In numbers, that’s $65,000,000,000,000. In words, sixty-five trillion dollars (£49tn).
Economic growth isn’t a cure-all, of course, but in most countries, it’s still the main driver of progress. Opening up our borders, even just a little, is by far the most powerful weapon we have in the global fight against poverty. But sadly, it’s an idea that keeps getting beaten back by the same old faulty arguments.
1. They’re all criminals and terrorists
Not according to the statistics. As it happens, people making a new life in the US commit fewer offenses and less frequently end up in prison than the native population. Even as the number of illegal immigrants tripled between 1990 and 2013 to over 11 million, the crime rate reversed dramatically. According to FBI data, by as much as 48 per cent for violence (aggravated assault, robbery, rape, and murder) and 41 per cent for property crime (motor vehicle theft, larceny/robbery, and burglary).
What about terrorism? New research from the University of Warwick on migration flows between 145 countries over the period from 1970 to 2000 shows that far from being the cause of terrorism, immigration actually leads to a decline in terrorist acts. “When migrants move from one country to another they take new skills, knowledge and perspectives,” the lead researcher writes. “These stimulate technological innovation and diffusion of new ideas and this in turn stimulates economic growth. If we subscribe to the belief that economic development is linked to a decrease in extremism then we should expect an increase in migration to have a positive effect.”
2. They’ll take our jobs
We’ve all heard this one before. When a huge number of women suddenly entered the labor market in the 1970s, the papers were filled with predictions that the flood of cheaper working women would displace male breadwinners. There is a stubborn misconception that the job market is like a game of musical chairs. It’s not. Productive women, seniors, or immigrants won’t displace men, young adults, or hardworking citizens from their jobs. In fact, they create more employment opportunities. A bigger workforce means more consumption, more demand, more jobs. If we insist on comparing the job market to musical chairs, then it’s a version where new party animals keep showing up with more chairs.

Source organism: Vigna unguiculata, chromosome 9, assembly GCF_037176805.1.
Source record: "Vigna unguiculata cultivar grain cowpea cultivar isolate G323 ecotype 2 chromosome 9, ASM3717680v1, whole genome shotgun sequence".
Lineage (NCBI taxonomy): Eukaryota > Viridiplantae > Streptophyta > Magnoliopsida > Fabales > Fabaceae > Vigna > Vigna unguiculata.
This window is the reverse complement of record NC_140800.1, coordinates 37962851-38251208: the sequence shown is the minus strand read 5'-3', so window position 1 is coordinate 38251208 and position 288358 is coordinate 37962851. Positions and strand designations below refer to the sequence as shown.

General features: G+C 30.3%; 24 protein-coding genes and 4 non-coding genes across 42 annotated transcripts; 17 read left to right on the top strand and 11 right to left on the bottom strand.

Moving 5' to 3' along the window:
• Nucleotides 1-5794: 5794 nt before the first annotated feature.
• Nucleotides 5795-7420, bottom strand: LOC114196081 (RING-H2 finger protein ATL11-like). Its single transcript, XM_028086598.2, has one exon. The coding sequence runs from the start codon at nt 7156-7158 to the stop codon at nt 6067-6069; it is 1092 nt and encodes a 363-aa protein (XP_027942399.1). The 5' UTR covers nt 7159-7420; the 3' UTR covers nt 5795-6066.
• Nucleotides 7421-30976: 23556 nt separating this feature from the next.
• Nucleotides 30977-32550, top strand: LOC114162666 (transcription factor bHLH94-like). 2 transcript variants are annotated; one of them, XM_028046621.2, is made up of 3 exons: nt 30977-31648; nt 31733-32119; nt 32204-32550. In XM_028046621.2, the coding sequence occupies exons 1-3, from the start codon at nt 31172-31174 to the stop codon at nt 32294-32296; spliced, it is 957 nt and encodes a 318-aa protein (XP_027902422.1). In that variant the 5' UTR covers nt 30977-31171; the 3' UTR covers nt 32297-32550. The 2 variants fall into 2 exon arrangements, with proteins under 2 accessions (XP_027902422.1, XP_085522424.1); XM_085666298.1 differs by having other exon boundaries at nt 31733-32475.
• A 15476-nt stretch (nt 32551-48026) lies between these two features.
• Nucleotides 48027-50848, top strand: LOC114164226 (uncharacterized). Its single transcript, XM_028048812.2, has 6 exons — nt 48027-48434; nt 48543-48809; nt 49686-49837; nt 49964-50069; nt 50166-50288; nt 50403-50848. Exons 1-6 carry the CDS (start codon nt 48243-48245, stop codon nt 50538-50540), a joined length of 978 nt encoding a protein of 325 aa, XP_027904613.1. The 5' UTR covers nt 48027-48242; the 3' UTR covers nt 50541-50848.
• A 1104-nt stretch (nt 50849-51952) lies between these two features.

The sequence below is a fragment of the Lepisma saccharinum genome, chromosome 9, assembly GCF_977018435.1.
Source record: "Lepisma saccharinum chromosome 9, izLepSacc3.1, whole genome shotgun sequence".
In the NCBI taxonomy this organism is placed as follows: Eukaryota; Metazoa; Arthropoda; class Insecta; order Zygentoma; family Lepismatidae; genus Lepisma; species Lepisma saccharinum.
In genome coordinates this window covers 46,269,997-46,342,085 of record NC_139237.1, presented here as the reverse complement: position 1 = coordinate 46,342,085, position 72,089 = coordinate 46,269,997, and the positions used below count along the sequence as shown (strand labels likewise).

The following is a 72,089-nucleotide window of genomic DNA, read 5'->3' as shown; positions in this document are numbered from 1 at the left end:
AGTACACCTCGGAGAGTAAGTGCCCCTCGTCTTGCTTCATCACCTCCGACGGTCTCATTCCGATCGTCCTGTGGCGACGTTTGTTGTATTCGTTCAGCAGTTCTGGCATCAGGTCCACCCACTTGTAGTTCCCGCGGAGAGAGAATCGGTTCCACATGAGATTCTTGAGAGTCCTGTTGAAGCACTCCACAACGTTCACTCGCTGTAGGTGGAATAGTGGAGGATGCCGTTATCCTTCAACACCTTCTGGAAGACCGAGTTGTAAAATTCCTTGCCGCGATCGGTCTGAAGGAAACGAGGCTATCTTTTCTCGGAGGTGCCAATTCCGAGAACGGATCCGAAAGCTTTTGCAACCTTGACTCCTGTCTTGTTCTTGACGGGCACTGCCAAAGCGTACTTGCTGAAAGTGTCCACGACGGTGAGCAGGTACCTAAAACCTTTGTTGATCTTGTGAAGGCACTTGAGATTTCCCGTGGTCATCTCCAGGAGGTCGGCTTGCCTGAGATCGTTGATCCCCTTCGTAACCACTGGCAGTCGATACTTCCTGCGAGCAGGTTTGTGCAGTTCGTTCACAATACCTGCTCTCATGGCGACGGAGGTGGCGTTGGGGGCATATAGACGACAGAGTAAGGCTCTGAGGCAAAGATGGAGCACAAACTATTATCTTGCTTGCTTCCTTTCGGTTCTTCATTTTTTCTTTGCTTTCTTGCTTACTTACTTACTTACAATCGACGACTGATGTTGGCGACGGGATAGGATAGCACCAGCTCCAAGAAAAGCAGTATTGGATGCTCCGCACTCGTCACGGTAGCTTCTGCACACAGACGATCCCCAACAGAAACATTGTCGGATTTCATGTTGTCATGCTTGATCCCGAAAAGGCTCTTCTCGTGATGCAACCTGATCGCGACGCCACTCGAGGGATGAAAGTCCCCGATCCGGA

3. Cheap immigrant labor will force our wages down
To disprove this fallacy, we can turn to a study by the Center for Immigration Studies – a think tank that opposes immigration – which found that immigration has virtually no effect on wages. Other research even shows that new arrivals lead to an uptick in the earnings of the domestic workforce. Hard-working immigrants boost productivity, which brings paycheck payoffs to everybody. All too often, moreover, the alternative to hiring immigrants is to outsource work to other countries. And that, ironically, does force wages down.